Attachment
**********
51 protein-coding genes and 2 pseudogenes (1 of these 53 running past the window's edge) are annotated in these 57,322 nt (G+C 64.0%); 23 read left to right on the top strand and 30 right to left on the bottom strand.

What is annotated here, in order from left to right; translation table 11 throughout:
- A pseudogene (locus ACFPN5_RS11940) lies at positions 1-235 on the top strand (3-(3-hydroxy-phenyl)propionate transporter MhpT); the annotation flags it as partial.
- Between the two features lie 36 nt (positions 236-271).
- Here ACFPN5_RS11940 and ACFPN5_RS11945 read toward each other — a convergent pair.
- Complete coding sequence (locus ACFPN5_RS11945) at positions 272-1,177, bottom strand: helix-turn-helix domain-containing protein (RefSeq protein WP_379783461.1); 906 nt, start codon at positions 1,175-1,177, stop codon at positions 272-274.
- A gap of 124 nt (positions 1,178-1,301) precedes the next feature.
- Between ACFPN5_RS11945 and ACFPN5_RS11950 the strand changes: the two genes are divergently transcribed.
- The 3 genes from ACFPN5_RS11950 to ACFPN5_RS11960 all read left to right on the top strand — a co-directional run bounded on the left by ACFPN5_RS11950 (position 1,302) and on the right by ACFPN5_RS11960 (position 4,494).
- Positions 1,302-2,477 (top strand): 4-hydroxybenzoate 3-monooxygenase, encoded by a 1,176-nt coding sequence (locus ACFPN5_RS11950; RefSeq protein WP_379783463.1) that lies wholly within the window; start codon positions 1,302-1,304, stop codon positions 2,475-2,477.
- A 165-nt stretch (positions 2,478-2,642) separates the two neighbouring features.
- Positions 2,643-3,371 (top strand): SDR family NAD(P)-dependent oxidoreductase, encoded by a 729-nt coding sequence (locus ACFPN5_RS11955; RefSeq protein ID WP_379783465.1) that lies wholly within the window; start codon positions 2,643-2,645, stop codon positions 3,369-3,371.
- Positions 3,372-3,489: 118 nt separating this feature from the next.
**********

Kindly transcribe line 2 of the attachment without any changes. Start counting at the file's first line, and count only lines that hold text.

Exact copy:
What is annotated here, in order from left to right; translation table 11 throughout: